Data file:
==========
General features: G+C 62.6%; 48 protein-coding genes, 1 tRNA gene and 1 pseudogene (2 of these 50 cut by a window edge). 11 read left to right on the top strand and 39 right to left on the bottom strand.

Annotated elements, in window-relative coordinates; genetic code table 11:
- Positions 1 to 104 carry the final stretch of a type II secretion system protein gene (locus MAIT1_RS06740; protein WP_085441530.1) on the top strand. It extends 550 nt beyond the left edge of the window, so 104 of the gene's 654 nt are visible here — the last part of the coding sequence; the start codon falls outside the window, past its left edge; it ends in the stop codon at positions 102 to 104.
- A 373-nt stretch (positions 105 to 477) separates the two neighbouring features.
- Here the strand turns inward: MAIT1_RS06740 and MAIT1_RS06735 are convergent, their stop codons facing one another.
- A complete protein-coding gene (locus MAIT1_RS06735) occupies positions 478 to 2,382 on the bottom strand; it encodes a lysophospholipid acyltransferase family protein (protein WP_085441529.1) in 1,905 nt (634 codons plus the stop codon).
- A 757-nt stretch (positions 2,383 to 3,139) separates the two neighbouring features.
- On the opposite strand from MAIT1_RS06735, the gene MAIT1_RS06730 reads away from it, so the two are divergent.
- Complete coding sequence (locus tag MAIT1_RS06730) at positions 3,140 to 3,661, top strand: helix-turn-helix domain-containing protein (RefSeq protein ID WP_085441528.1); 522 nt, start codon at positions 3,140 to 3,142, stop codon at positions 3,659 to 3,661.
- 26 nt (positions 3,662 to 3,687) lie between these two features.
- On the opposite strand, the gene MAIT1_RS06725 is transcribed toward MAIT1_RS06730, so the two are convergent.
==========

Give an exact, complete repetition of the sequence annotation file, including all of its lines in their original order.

General features: G+C 62.6%; 48 protein-coding genes, 1 tRNA gene and 1 pseudogene (2 of these 50 cut by a window edge). 11 read left to right on the top strand and 39 right to left on the bottom strand.

Annotated elements, in window-relative coordinates; genetic code table 11:
- Positions 1 to 104 carry the final stretch of a type II secretion system protein gene (locus MAIT1_RS06740; protein WP_085441530.1) on the top strand. It extends 550 nt beyond the left edge of the window, so 104 of the gene's 654 nt are visible here — the last part of the coding sequence; the start codon falls outside the window, past its left edge; it ends in the stop codon at positions 102 to 104.
- A 373-nt stretch (positions 105 to 477) separates the two neighbouring features.
- Here the strand turns inward: MAIT1_RS06740 and MAIT1_RS06735 are convergent, their stop codons facing one another.
- A complete protein-coding gene (locus MAIT1_RS06735) occupies positions 478 to 2,382 on the bottom strand; it encodes a lysophospholipid acyltransferase family protein (protein WP_085441529.1) in 1,905 nt (634 codons plus the stop codon).
- A 757-nt stretch (positions 2,383 to 3,139) separates the two neighbouring features.
- On the opposite strand from MAIT1_RS06735, the gene MAIT1_RS06730 reads away from it, so the two are divergent.
- Complete coding sequence (locus tag MAIT1_RS06730) at positions 3,140 to 3,661, top strand: helix-turn-helix domain-containing protein (RefSeq protein ID WP_085441528.1); 522 nt, start codon at positions 3,140 to 3,142, stop codon at positions 3,659 to 3,661.
- 26 nt (positions 3,662 to 3,687) lie between these two features.
- On the opposite strand, the gene MAIT1_RS06725 is transcribed toward MAIT1_RS06730, so the two are convergent.